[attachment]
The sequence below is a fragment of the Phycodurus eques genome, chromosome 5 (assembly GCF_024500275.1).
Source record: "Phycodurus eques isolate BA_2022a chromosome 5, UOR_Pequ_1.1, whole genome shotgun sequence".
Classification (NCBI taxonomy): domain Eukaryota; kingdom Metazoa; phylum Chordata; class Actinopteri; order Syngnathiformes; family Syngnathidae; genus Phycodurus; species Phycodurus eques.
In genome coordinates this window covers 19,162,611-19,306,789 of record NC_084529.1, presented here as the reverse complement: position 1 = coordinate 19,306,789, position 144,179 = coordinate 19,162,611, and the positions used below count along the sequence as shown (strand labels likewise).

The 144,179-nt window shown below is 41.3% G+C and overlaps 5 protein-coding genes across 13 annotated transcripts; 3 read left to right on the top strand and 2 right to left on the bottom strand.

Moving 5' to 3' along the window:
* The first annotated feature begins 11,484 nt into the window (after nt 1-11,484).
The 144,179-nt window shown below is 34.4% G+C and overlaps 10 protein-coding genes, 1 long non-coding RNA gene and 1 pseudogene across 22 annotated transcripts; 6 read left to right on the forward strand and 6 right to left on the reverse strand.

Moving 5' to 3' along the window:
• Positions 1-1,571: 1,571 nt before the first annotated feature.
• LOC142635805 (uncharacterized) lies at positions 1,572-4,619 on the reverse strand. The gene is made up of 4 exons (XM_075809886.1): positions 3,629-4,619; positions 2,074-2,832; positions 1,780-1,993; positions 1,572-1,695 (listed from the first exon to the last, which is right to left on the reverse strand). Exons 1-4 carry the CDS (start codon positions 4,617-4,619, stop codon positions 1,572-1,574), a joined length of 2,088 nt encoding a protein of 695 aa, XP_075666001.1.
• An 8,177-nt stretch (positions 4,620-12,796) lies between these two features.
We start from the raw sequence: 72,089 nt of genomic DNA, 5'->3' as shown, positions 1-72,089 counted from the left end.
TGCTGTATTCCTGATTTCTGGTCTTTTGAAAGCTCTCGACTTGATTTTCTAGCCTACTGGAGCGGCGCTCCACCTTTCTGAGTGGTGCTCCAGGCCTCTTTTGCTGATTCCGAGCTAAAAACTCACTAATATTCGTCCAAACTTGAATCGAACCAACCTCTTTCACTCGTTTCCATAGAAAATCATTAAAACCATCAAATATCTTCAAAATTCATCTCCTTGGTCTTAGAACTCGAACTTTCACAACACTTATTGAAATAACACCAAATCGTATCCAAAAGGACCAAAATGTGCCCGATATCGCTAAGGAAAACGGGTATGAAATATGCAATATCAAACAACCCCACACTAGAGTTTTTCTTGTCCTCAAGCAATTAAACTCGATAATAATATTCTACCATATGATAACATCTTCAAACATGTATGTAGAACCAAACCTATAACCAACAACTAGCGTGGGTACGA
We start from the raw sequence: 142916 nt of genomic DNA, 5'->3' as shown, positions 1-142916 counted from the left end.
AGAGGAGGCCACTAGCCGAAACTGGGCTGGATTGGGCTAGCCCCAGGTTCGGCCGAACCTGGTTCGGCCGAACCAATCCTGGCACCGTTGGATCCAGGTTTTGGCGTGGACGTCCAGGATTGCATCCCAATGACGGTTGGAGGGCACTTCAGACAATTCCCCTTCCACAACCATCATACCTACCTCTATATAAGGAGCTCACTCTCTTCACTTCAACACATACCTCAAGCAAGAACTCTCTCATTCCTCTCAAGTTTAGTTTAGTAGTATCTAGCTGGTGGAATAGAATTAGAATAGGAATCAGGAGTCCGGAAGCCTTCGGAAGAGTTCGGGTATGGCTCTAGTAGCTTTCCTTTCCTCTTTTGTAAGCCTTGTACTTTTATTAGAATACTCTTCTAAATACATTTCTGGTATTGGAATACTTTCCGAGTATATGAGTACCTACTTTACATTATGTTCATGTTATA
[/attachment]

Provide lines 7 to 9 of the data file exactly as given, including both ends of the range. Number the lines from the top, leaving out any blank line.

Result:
* The first annotated feature begins 11,484 nt into the window (after nt 1-11,484).
The 144,179-nt window shown below is 34.4% G+C and overlaps 10 protein-coding genes, 1 long non-coding RNA gene and 1 pseudogene across 22 annotated transcripts; 6 read left to right on the forward strand and 6 right to left on the reverse strand.

Moving 5' to 3' along the window: